I’ve lived with type 1 diabetes for 41 years, almost 42. In all that time, I’ve never thought of myself as a “victim” of a chronic illness. Yes, I’ve had moments where I’ve briefly thought “Wouldn’t it be nice if I could just forget about this for a while”, but it hasn’t got me down.
Last year, in an effort to hold on to and relive the thrill of adventure that I experienced when I was training for the 2010 Marathon des Sables, and then the event itself, I flippantly took myself off for some “adventure” at Wilsons Prom. Wilsons Promontory here in Victoria is where I had some fantastic adventures during my training. It is where I was doing non-stop, 62km walks, following a track that took in most of the beautiful coastline and the lighthouse at the bottom of The Prom. By the time of the event itself, I had done this arduous training adventure 15 or 20 times, bringing myself to a fine point of readiness for the Sahara Desert.
So last year, when I felt the memories of the experience were slipping away, I decided to recreate some of that adventure. Off I went, with little preparatory training, to do some of the overnight stuff. My intentions, though entirely innocent, were not well thought out and I almost came to major grief. Without going into details, I’ll just say that I almost died on a couple of occasions and it is very good luck indeed that I am still here to write these words. The first of these occasions I was able to explain away with a wave of the hand, still not accepting the reality of what had happened. But the second occasion finally caused me to pause and consider what I was doing.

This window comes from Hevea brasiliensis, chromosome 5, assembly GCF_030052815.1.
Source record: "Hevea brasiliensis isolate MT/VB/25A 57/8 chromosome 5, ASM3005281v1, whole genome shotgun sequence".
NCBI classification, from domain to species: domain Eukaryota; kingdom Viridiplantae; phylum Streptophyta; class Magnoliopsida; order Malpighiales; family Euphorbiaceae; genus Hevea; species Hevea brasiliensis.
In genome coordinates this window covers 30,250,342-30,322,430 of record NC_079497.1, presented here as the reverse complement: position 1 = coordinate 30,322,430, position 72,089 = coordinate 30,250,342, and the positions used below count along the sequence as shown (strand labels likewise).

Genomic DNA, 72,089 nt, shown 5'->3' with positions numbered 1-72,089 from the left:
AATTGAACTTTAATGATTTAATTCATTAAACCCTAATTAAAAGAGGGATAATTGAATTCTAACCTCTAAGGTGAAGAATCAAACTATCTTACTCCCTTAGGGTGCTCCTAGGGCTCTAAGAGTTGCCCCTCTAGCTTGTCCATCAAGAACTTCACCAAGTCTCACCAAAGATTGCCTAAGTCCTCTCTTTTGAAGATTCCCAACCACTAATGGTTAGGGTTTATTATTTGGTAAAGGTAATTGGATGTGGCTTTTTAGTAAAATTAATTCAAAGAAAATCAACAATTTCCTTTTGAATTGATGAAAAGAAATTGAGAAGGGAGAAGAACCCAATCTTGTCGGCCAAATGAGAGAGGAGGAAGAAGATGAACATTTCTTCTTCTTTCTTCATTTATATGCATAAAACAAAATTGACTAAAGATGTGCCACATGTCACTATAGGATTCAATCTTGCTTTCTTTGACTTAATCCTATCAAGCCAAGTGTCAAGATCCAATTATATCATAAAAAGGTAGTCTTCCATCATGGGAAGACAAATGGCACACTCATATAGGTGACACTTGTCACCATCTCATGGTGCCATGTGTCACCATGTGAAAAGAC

A month ago I was again thinking of the glory days and then of the time I tried to recreate some of that experience. I found that the nightmare memories of last year, which are like reliving through hours of hellish hallucinations, were holding me back and stopping me from doing some of the things that I used to do without hesitation. Yes, I’m a little bit older now, but that shouldn’t be stopping me from the simple pleasure of camping. Yes, it’s been years since I’ve done any serious long distance walking, but that shouldn’t stop me from doing planned day walks of a careful distance. Why then was I even hesitating to go down to The Prom and camp?
After wondering about this for a long time, I finally settled on the answer. I was scared. And to be scared to do what was such a big part of that adventurous time not so long ago meant that I was letting type 1 diabetes determine what I could and could not do.
I was becoming a victim of type 1 diabetes.
For the first time in almost 42 years, I was feeling the fear and hesitation and constant thought, some of it negative, that goes with being a victim. I don’t have any other chronic illnesses, but I can now see better what happens when the chronic illness takes over. It is not a good situation to be in.
Last weekend I took a big step to get past this “victim” feeling. I took myself off to Wilsons Prom for two nights of camping. During that period I did a gentle day walk, not pushing the limits in any way, and was able to return back to the tent without any of the dramas that I had last year. It was all very careful, but it was also very safe and “normal”. I was able to get back on the horse without being thrown off again.
Mind you, using my BGL testing machine regularly throughout the weekend showed me that the chemistry surrounding type 1 diabetes has changed radically since those glory days five years ago. What worked then for the balance of food and insulin no longer applies. A couple of the readings I got on the BGL meter were quite confronting. But that now becomes part of my learning process as I rebuild my confidence again.
I’ve lived with type 1 diabetes for almost 42 years, but I have 25 or 30 years, or even more, to go yet. So it’s time to rebuild my confidence to where it was, then get on with the adventure.
Type 1 diabetes – it’s not fun and it’s not easy. But it is also not the whole story. There’s adventure out there yet to be found. Let’s do it!